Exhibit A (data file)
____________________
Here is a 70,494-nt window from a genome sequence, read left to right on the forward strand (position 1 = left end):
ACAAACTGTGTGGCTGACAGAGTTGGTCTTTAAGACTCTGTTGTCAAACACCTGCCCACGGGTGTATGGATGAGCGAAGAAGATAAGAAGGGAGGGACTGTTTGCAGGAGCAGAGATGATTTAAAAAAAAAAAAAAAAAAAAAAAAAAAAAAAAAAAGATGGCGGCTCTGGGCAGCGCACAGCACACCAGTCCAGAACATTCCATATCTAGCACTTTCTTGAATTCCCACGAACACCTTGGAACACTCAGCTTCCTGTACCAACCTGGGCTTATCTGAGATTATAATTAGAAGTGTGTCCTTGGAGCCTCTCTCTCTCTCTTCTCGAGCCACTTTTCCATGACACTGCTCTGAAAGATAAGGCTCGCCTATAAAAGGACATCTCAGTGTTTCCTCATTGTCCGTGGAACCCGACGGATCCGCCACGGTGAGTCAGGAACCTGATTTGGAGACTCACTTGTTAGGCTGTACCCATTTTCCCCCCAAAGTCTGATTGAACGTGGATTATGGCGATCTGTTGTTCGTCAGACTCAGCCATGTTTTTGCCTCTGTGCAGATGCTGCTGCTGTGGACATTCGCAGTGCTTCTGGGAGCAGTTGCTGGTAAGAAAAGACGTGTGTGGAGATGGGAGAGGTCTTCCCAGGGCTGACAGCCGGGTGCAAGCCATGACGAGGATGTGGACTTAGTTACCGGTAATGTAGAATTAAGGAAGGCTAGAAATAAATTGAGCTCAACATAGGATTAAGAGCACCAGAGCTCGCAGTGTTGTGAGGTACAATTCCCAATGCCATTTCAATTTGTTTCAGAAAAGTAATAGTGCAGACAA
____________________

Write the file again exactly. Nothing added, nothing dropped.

Here is a 70,494-nt window from a genome sequence, read left to right on the forward strand (position 1 = left end):
ACAAACTGTGTGGCTGACAGAGTTGGTCTTTAAGACTCTGTTGTCAAACACCTGCCCACGGGTGTATGGATGAGCGAAGAAGATAAGAAGGGAGGGACTGTTTGCAGGAGCAGAGATGATTTAAAAAAAAAAAAAAAAAAAAAAAAAAAAAAAAAAAGATGGCGGCTCTGGGCAGCGCACAGCACACCAGTCCAGAACATTCCATATCTAGCACTTTCTTGAATTCCCACGAACACCTTGGAACACTCAGCTTCCTGTACCAACCTGGGCTTATCTGAGATTATAATTAGAAGTGTGTCCTTGGAGCCTCTCTCTCTCTCTTCTCGAGCCACTTTTCCATGACACTGCTCTGAAAGATAAGGCTCGCCTATAAAAGGACATCTCAGTGTTTCCTCATTGTCCGTGGAACCCGACGGATCCGCCACGGTGAGTCAGGAACCTGATTTGGAGACTCACTTGTTAGGCTGTACCCATTTTCCCCCCAAAGTCTGATTGAACGTGGATTATGGCGATCTGTTGTTCGTCAGACTCAGCCATGTTTTTGCCTCTGTGCAGATGCTGCTGCTGTGGACATTCGCAGTGCTTCTGGGAGCAGTTGCTGGTAAGAAAAGACGTGTGTGGAGATGGGAGAGGTCTTCCCAGGGCTGACAGCCGGGTGCAAGCCATGACGAGGATGTGGACTTAGTTACCGGTAATGTAGAATTAAGGAAGGCTAGAAATAAATTGAGCTCAACATAGGATTAAGAGCACCAGAGCTCGCAGTGTTGTGAGGTACAATTCCCAATGCCATTTCAATTTGTTTCAGAAAAGTAATAGTGCAGACAA